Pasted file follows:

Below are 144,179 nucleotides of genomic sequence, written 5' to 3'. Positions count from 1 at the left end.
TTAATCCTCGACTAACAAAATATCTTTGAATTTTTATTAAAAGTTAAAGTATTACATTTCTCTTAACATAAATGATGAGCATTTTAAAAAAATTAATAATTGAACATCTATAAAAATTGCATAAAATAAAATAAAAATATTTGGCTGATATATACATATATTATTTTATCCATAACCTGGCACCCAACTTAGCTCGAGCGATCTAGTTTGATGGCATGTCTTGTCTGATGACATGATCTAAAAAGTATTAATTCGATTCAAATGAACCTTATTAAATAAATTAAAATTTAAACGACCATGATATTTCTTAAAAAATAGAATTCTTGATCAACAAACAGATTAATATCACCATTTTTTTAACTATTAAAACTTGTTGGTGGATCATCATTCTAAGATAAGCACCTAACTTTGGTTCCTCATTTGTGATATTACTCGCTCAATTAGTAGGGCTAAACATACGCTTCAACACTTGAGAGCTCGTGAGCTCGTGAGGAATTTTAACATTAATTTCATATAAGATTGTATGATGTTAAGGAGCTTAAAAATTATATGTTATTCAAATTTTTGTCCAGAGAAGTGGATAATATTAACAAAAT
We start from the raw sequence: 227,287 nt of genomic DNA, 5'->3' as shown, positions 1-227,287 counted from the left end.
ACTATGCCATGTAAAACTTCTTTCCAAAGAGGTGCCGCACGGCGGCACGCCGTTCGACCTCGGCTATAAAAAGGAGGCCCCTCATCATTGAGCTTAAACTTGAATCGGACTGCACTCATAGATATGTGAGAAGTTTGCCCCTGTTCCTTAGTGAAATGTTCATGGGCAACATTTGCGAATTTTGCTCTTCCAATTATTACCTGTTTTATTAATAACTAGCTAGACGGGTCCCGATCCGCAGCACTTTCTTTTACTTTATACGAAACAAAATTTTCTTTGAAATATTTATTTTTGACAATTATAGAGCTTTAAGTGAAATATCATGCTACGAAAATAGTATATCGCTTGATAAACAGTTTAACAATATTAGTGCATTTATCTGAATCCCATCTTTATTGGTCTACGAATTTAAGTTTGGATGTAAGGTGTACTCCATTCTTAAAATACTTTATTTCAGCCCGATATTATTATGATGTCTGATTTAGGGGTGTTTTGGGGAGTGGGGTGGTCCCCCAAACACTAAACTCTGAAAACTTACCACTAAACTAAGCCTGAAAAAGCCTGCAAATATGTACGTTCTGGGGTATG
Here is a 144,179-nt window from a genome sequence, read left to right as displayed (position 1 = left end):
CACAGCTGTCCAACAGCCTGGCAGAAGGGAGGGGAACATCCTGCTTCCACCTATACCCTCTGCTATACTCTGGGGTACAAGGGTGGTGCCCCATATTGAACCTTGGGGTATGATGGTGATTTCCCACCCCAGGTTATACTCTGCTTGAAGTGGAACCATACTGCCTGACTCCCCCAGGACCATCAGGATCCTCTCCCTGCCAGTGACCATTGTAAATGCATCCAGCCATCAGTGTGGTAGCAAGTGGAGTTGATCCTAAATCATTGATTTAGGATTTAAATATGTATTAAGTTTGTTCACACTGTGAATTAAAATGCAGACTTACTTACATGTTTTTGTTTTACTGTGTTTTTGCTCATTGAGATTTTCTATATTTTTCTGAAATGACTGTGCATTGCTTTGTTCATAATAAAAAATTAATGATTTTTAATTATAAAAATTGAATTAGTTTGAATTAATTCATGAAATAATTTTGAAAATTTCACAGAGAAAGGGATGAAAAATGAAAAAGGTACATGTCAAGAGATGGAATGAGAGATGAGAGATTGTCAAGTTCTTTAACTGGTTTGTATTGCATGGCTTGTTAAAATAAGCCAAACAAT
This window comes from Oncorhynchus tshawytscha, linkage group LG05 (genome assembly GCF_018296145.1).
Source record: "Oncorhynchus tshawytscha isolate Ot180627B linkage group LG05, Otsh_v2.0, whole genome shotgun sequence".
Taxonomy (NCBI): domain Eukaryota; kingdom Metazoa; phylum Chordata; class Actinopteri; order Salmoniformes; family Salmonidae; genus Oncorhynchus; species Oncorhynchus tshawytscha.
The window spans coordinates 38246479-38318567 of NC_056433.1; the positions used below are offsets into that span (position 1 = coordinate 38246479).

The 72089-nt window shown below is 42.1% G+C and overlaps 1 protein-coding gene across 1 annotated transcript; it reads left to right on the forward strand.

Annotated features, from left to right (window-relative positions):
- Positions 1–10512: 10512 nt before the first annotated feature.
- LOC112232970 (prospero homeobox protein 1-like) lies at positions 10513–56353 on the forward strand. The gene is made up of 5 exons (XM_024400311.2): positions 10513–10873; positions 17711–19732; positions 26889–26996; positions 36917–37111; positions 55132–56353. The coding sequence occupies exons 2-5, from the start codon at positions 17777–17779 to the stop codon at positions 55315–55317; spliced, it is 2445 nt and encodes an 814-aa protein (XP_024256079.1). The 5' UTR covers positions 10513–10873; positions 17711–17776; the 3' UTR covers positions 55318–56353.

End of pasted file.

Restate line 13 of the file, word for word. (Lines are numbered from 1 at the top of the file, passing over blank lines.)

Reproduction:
- Positions 1–10512: 10512 nt before the first annotated feature.